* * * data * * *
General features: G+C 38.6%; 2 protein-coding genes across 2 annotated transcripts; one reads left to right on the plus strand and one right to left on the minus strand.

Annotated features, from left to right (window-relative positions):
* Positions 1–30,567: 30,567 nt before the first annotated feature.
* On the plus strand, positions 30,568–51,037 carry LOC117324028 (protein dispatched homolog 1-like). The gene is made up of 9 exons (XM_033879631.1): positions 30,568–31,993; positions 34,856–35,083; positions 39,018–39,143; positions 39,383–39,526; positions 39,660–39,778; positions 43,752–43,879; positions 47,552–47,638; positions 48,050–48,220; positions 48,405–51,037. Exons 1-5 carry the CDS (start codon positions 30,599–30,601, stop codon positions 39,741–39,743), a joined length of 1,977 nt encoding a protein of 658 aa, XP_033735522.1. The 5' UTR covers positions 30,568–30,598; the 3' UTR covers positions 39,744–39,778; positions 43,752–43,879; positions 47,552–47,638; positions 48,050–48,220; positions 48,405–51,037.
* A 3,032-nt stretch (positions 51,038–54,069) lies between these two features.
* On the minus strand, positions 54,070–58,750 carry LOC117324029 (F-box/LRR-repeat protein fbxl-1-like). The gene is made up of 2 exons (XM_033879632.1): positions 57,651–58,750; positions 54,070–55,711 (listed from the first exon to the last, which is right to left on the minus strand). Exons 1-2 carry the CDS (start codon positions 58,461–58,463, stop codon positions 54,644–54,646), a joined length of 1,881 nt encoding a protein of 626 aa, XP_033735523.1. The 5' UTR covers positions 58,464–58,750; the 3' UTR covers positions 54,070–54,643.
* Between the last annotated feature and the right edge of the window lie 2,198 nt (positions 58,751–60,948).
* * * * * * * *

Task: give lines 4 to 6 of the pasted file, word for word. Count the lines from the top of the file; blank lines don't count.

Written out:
* On the plus strand, positions 30,568–51,037 carry LOC117324028 (protein dispatched homolog 1-like). The gene is made up of 9 exons (XM_033879631.1): positions 30,568–31,993; positions 34,856–35,083; positions 39,018–39,143; positions 39,383–39,526; positions 39,660–39,778; positions 43,752–43,879; positions 47,552–47,638; positions 48,050–48,220; positions 48,405–51,037. Exons 1-5 carry the CDS (start codon positions 30,599–30,601, stop codon positions 39,741–39,743), a joined length of 1,977 nt encoding a protein of 658 aa, XP_033735522.1. The 5' UTR covers positions 30,568–30,598; the 3' UTR covers positions 39,744–39,778; positions 43,752–43,879; positions 47,552–47,638; positions 48,050–48,220; positions 48,405–51,037.
* A 3,032-nt stretch (positions 51,038–54,069) lies between these two features.
* On the minus strand, positions 54,070–58,750 carry LOC117324029 (F-box/LRR-repeat protein fbxl-1-like). The gene is made up of 2 exons (XM_033879632.1): positions 57,651–58,750; positions 54,070–55,711 (listed from the first exon to the last, which is right to left on the minus strand). Exons 1-2 carry the CDS (start codon positions 58,461–58,463, stop codon positions 54,644–54,646), a joined length of 1,881 nt encoding a protein of 626 aa, XP_033735523.1. The 5' UTR covers positions 58,464–58,750; the 3' UTR covers positions 54,070–54,643.